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Democrat senators in the U.S. expressed "significant concerns" about how a takeover could affect patients – a point also raised by AstraZeneca chief executive Pascal Soriot this week.
Ian Read, the chief executive of Pfizer who has been questioned twice this week by U.K. politicians, addressed concerns about the potential disruption to drug development caused by a deal by promising to "ring-fence" development of AstraZeneca's most important medicines.
Read MorePfizer CEO: AstraZeneca drugs warning a 'red herring'
An online petition to stop the proposed takeover, on the grounds that it might threaten a ovarian cancer drug AstraZeneca is developing, had nearly 30,000 supporters on Thursday.
The potential deal has been subject to an unprecedented level of scrutiny on both sides of the Atlantic, even though Pfizer has yet to make an offer high enough to engage AstraZeneca management.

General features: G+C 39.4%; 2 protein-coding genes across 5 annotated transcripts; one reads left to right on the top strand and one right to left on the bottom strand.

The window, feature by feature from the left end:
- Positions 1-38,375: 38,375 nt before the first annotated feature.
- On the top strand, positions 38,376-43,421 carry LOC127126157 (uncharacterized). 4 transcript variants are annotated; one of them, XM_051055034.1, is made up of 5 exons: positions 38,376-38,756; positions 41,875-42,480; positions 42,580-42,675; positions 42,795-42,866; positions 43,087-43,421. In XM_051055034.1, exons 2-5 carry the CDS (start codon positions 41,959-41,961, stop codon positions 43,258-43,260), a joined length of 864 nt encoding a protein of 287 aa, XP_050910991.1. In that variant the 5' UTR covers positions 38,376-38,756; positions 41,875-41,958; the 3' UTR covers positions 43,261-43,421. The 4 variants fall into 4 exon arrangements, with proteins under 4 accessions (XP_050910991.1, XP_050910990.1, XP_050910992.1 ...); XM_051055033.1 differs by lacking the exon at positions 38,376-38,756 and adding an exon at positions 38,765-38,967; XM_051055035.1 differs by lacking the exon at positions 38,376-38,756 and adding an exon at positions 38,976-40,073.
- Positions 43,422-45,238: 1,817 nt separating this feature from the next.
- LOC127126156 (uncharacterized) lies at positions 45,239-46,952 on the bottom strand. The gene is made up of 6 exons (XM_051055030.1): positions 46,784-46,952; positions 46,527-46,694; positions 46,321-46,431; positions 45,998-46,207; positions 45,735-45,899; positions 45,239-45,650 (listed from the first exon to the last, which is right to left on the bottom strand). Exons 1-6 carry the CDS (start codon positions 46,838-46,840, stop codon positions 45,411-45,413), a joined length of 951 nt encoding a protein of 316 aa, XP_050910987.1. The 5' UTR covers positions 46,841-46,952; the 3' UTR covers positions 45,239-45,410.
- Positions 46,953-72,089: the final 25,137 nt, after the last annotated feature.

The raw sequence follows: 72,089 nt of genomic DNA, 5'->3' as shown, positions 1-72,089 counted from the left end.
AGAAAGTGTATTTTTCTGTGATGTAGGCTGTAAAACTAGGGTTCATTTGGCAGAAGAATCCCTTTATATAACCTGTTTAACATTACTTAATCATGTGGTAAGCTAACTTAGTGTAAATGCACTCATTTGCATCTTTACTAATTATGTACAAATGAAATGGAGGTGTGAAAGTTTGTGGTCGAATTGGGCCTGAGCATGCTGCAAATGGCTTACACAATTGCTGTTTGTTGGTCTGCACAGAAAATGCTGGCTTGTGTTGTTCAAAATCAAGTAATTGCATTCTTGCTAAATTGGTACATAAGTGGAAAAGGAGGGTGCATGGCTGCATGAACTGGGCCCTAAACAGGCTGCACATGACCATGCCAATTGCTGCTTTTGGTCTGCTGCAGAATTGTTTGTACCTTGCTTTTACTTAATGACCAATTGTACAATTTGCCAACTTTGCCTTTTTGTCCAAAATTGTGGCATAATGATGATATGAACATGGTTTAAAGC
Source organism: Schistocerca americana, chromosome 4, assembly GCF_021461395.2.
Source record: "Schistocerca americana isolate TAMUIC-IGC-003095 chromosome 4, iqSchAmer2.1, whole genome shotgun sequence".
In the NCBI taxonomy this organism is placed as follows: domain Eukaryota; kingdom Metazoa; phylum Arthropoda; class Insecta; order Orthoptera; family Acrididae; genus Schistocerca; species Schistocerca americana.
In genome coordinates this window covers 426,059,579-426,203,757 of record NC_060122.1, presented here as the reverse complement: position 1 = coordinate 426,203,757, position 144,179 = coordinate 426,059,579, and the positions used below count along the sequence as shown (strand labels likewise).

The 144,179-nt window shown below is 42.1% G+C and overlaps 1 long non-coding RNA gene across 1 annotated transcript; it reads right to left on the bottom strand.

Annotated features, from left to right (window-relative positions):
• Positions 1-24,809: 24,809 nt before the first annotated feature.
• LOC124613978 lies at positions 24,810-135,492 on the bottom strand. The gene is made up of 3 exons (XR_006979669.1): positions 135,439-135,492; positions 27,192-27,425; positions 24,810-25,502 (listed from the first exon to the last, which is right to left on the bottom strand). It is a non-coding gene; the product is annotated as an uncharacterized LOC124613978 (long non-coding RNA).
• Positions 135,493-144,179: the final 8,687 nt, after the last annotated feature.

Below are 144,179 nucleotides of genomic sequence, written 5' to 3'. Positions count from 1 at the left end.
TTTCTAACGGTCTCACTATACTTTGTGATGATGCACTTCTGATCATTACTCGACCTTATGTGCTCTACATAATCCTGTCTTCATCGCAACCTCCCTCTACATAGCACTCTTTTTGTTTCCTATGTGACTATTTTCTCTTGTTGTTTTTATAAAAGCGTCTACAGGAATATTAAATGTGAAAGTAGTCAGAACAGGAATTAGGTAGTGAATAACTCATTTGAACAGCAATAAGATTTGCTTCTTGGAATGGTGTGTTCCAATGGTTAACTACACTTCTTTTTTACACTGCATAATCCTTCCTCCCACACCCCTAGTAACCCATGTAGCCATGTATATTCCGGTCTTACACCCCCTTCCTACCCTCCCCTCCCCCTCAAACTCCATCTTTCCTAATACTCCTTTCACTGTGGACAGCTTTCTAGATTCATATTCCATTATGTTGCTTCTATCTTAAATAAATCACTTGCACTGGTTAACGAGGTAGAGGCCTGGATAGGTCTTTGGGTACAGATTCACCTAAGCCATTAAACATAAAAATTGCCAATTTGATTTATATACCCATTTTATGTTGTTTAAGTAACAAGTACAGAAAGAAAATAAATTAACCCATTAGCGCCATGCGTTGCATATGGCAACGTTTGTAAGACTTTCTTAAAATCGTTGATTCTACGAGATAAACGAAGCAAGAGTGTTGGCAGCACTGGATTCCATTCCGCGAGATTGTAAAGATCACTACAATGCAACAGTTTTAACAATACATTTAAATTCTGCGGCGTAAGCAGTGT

Under U.K. takeover rules, the U.S. pharma giant has until May 26 to come back with an offer, which has been sweetened enough to bring AstraZeneca management and shareholders to the table.
The most recent £50 per share offer was dismissed out of hand by the AstraZeneca board. A revised offer could go as high as £55 per share, according to analysts.
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While AstraZeneca has had a difficult few years with patent expiries on some of its most important drugs expected to lead to reduced revenues, it has built a promising pipeline of medicines through a series of acquisitions.
Some of these drugs will come under the microscope at the American Society of Clinical Oncology's annual conference, the most important meeting of cancer doctors globally, later in May. On Wednesday, AstraZeneca released some promising data for a lung cancer treatment currently undergoing clinical trials, ahead of the conference.